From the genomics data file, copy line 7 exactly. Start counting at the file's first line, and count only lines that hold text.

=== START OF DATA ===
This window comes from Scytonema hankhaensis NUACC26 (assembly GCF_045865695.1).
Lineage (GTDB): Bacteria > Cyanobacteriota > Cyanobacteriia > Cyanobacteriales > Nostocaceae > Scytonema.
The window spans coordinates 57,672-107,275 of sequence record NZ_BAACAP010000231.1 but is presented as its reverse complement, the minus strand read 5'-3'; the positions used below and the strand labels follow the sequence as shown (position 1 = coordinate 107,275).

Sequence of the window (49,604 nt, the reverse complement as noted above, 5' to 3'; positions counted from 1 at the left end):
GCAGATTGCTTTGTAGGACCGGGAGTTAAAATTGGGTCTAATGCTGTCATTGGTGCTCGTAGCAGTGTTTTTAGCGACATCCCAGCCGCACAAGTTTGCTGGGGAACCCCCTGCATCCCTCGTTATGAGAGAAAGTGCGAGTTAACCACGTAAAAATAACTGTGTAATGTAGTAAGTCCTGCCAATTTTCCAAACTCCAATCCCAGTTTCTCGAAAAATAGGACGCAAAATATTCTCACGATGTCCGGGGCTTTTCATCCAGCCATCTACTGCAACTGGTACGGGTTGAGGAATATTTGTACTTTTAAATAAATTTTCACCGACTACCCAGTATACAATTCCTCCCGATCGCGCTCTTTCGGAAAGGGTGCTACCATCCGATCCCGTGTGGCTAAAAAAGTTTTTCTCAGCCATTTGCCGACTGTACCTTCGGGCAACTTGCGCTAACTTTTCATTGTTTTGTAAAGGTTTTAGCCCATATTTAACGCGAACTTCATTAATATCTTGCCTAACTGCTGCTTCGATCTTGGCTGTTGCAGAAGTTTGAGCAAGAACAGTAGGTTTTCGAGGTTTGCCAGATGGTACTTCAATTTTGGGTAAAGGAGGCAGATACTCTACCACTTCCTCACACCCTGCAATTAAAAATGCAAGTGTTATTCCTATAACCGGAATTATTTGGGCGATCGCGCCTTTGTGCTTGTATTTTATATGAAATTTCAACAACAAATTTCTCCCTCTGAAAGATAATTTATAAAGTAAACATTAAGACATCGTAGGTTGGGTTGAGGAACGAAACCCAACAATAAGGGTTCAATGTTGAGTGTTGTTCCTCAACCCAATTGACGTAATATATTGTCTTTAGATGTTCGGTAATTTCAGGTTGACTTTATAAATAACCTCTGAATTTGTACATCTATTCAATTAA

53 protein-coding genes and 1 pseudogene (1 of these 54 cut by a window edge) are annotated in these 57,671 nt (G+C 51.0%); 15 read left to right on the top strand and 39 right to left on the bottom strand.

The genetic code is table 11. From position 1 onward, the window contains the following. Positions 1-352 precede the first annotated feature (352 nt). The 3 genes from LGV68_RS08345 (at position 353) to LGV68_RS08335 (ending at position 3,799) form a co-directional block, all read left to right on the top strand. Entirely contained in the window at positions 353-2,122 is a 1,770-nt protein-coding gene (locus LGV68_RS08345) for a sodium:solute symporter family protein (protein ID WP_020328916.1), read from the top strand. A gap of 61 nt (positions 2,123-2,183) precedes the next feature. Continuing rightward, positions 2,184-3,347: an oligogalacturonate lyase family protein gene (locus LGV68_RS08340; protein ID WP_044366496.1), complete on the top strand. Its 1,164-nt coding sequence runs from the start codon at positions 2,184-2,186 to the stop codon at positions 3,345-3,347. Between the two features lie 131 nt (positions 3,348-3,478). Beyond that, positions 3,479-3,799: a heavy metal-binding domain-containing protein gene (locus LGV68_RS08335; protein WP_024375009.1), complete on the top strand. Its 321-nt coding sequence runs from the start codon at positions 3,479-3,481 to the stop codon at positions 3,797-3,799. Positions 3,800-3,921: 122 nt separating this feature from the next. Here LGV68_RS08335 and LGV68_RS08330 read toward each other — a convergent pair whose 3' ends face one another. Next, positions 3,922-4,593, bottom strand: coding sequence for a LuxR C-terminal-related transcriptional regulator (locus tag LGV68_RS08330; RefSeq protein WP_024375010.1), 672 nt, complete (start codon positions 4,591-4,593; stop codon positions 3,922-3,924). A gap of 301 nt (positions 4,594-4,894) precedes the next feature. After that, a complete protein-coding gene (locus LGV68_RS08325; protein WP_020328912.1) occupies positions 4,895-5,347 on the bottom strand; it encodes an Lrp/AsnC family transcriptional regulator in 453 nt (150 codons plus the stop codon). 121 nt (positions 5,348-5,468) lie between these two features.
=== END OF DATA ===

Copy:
The genetic code is table 11. From position 1 onward, the window contains the following. Positions 1-352 precede the first annotated feature (352 nt). The 3 genes from LGV68_RS08345 (at position 353) to LGV68_RS08335 (ending at position 3,799) form a co-directional block, all read left to right on the top strand. Entirely contained in the window at positions 353-2,122 is a 1,770-nt protein-coding gene (locus LGV68_RS08345) for a sodium:solute symporter family protein (protein ID WP_020328916.1), read from the top strand. A gap of 61 nt (positions 2,123-2,183) precedes the next feature. Continuing rightward, positions 2,184-3,347: an oligogalacturonate lyase family protein gene (locus LGV68_RS08340; protein ID WP_044366496.1), complete on the top strand. Its 1,164-nt coding sequence runs from the start codon at positions 2,184-2,186 to the stop codon at positions 3,345-3,347. Between the two features lie 131 nt (positions 3,348-3,478). Beyond that, positions 3,479-3,799: a heavy metal-binding domain-containing protein gene (locus LGV68_RS08335; protein WP_024375009.1), complete on the top strand. Its 321-nt coding sequence runs from the start codon at positions 3,479-3,481 to the stop codon at positions 3,797-3,799. Positions 3,800-3,921: 122 nt separating this feature from the next. Here LGV68_RS08335 and LGV68_RS08330 read toward each other — a convergent pair whose 3' ends face one another. Next, positions 3,922-4,593, bottom strand: coding sequence for a LuxR C-terminal-related transcriptional regulator (locus tag LGV68_RS08330; RefSeq protein WP_024375010.1), 672 nt, complete (start codon positions 4,591-4,593; stop codon positions 3,922-3,924). A gap of 301 nt (positions 4,594-4,894) precedes the next feature. After that, a complete protein-coding gene (locus LGV68_RS08325; protein WP_020328912.1) occupies positions 4,895-5,347 on the bottom strand; it encodes an Lrp/AsnC family transcriptional regulator in 453 nt (150 codons plus the stop codon). 121 nt (positions 5,348-5,468) lie between these two features.